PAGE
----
09 Feb Aspirin Promotes Growth of Staph aureus in Nose
MedicalResearch.com Interview with:
Dr. Fernanda Buzzola
MedicalResearch.com: What is the background for this study?
Response: Staphylococcus aureus represents a serious problem to public health due to methicillin-resistance and the bacterial persistence over a long period of time in the host. Approximately the 20% of the human population is at risk to acquire an endogenous infection by S. aureus as a consequence of its asymptomatic nasal colonization.
Aspirin, the main source of salicylic acid in the human host, is currently taken by millions of human beings worldwide without medical prescription and widely indicated for defined purposes, including prevention of coronary thrombosis. Salicylic acid is a plant hormone known too for its use as a key ingredient in anti-acne preparations and medications for skin conditions. We also consume mild doses of salicylic acid when we eat fruits and vegetables. Iron is an important trace element for the human body and plays an essential role in blood formation. The metabolism of many bacteria, including S. aureus, also depends on the availability of iron molecules. Salicylic acid forms complexes with iron ions in the blood and so deprives not only us but also the staphylococcal bacteria of this element. S. aureus modifies its metabolism if the iron content is insufficient. The microorganism reacts to the changed – from its perspective, negative – conditions through the intensified formation of a biofilm, a sort of layer of slime formed by the aggregation of individual bacteria. The enhanced biofilm production allows the bacteria to survive for an even longer period under unfavourable living conditions.
MedicalResearch.com: What are the main findings?
Response: In this study, we show that salicylic acid, which exhibits moderate iron-chelating capacity, strongly promotes S. aureus biofilm formation, irrespective of the methicillin susceptibility status. Furthermore, administration of salicylic acid to mice caused an increase in S. aureus nasal colonization.
MedicalResearch.com: What should readers take away from your report?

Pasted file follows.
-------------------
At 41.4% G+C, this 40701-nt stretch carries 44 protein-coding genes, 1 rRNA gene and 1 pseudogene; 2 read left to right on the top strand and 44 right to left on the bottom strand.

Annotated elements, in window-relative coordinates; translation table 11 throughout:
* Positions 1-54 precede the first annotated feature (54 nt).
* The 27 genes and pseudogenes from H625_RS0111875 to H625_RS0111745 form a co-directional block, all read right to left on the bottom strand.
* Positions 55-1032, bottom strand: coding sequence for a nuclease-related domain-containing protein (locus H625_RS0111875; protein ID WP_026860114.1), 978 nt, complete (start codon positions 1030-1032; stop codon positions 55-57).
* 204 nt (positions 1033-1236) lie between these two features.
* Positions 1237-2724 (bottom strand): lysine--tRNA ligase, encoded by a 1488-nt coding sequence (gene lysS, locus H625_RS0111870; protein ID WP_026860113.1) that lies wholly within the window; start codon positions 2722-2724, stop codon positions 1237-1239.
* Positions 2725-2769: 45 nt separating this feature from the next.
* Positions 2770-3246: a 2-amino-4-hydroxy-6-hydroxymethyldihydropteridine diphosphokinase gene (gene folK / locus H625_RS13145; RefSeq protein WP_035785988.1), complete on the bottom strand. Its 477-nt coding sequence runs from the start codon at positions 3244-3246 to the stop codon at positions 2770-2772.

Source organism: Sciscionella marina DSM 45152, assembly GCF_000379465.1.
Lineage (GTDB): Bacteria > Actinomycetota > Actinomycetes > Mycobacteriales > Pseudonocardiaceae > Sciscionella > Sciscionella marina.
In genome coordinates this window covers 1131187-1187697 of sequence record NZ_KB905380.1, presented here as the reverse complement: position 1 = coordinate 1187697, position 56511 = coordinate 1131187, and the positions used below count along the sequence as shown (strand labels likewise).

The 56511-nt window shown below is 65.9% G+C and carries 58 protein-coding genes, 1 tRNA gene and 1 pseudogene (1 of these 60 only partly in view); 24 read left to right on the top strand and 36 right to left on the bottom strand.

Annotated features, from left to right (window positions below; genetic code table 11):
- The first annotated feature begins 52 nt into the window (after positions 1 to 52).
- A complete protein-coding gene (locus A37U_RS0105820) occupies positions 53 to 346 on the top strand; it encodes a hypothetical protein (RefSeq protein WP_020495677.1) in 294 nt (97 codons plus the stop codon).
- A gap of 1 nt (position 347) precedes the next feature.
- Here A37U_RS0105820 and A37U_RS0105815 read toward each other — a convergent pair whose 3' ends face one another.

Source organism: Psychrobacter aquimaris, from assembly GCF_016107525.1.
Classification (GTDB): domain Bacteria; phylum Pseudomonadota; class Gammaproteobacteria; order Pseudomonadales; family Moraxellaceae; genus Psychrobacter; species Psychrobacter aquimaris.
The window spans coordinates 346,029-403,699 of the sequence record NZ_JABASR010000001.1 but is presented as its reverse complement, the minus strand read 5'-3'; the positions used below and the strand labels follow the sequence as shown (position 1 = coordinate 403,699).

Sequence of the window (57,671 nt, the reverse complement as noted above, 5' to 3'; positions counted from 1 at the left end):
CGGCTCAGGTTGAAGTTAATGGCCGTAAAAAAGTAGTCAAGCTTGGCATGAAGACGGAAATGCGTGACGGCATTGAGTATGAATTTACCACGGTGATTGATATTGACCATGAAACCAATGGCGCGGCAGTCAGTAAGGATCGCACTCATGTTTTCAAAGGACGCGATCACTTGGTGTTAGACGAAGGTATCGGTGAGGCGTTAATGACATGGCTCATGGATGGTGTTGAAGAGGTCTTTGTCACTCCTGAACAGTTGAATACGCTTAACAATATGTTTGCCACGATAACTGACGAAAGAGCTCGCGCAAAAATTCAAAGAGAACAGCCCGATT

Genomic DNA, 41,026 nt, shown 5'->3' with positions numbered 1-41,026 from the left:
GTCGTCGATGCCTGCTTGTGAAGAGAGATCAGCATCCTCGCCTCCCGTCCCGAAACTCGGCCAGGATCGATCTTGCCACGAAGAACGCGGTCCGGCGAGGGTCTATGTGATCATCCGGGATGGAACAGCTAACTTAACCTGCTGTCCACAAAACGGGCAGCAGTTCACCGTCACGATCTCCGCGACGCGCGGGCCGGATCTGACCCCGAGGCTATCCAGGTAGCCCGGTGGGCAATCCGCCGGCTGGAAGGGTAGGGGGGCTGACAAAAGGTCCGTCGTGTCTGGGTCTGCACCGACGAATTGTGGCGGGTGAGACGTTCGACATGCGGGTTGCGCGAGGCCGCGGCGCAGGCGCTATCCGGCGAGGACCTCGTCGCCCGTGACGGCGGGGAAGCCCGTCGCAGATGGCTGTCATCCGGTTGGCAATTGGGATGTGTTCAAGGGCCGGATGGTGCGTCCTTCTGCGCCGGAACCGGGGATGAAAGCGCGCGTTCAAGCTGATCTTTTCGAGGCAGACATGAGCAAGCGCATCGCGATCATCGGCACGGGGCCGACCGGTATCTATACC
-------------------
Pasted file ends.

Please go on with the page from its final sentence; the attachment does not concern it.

Response: The relevance of our findings is underscored by the fact that the outcome of early infection may be different from that expected in an individual infected with S. aureus who takes aspirin or follow a vegetarian diet. We were able to show that the frequent consumption of salicylic acid can promote the colonization of nares by S. aureus, which may contribute to staphylococcal infections that are long lasting and more difficult to treat.
Aspirin intakes provide benefits to the human health. If the host gets infected with S. aureus, however, the effect of salicylic acid may be a double-edged weapon.
MedicalResearch.com: What recommendations do you have for future research as a result of this study?
Response: Future research could conduct epidemiologic studies to establish the S. aureus infection rates in populations that consume salicylic acid.
MedicalResearch.com: Is there anything else you would like to add?
Response: This is a joint study conducted by Fernanda Buzzola’s group from the Institute of Investigations in Medical Microbiology and Parasitology (IMPaM), University of Buenos Aires (Argentina), together with the researcher group of Tom Grunert and Monika Ehling-Schulz from the Institute of Microbiology, Veterinary Medicine University of Vienna (Austria). The research stays were in part funded by the Mobility Programme for Scientific and Technological Cooperation between Argentina and Austria.
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Cristian Dotto, Andrea Lombarte Serrat, Natalia Cattelan, María S. Barbagelata, Osvaldo M. Yantorno, Daniel O. Sordelli, Monika Ehling-Schulz, Tom Grunert, Fernanda R. Buzzola. The Active Component of Aspirin, Salicylic Acid, Promotes Staphylococcus aureus Biofilm Formation in a PIA-dependent Manner. Frontiers in Microbiology, 2017; 8 DOI: 10.3389/fmicb.2017.00004
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